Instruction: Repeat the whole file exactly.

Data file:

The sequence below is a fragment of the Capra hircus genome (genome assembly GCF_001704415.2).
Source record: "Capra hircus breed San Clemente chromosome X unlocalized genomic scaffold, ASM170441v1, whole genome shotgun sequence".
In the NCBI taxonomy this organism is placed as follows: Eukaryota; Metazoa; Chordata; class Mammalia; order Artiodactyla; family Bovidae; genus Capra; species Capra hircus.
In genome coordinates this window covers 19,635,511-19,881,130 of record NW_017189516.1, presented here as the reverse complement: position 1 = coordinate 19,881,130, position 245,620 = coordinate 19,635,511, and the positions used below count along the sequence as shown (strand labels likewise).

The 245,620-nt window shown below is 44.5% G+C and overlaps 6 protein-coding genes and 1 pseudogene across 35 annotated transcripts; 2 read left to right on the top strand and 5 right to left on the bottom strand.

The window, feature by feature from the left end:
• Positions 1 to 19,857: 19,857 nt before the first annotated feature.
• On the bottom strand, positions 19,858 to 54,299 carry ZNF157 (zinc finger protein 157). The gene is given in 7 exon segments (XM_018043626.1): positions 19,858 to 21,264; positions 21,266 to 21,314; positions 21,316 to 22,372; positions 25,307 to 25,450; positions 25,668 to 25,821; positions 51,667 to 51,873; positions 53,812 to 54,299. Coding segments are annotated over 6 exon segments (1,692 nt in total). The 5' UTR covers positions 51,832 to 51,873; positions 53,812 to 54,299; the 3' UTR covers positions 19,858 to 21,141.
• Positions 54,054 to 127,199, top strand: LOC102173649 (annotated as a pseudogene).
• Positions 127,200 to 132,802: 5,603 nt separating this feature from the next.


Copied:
The sequence below is a fragment of the Capra hircus genome (genome assembly GCF_001704415.2).
Source record: "Capra hircus breed San Clemente chromosome X unlocalized genomic scaffold, ASM170441v1, whole genome shotgun sequence".
In the NCBI taxonomy this organism is placed as follows: Eukaryota; Metazoa; Chordata; class Mammalia; order Artiodactyla; family Bovidae; genus Capra; species Capra hircus.
In genome coordinates this window covers 19,635,511-19,881,130 of record NW_017189516.1, presented here as the reverse complement: position 1 = coordinate 19,881,130, position 245,620 = coordinate 19,635,511, and the positions used below count along the sequence as shown (strand labels likewise).

The 245,620-nt window shown below is 44.5% G+C and overlaps 6 protein-coding genes and 1 pseudogene across 35 annotated transcripts; 2 read left to right on the top strand and 5 right to left on the bottom strand.

The window, feature by feature from the left end:
• Positions 1 to 19,857: 19,857 nt before the first annotated feature.
• On the bottom strand, positions 19,858 to 54,299 carry ZNF157 (zinc finger protein 157). The gene is given in 7 exon segments (XM_018043626.1): positions 19,858 to 21,264; positions 21,266 to 21,314; positions 21,316 to 22,372; positions 25,307 to 25,450; positions 25,668 to 25,821; positions 51,667 to 51,873; positions 53,812 to 54,299. Coding segments are annotated over 6 exon segments (1,692 nt in total). The 5' UTR covers positions 51,832 to 51,873; positions 53,812 to 54,299; the 3' UTR covers positions 19,858 to 21,141.
• Positions 54,054 to 127,199, top strand: LOC102173649 (annotated as a pseudogene).
• Positions 127,200 to 132,802: 5,603 nt separating this feature from the next.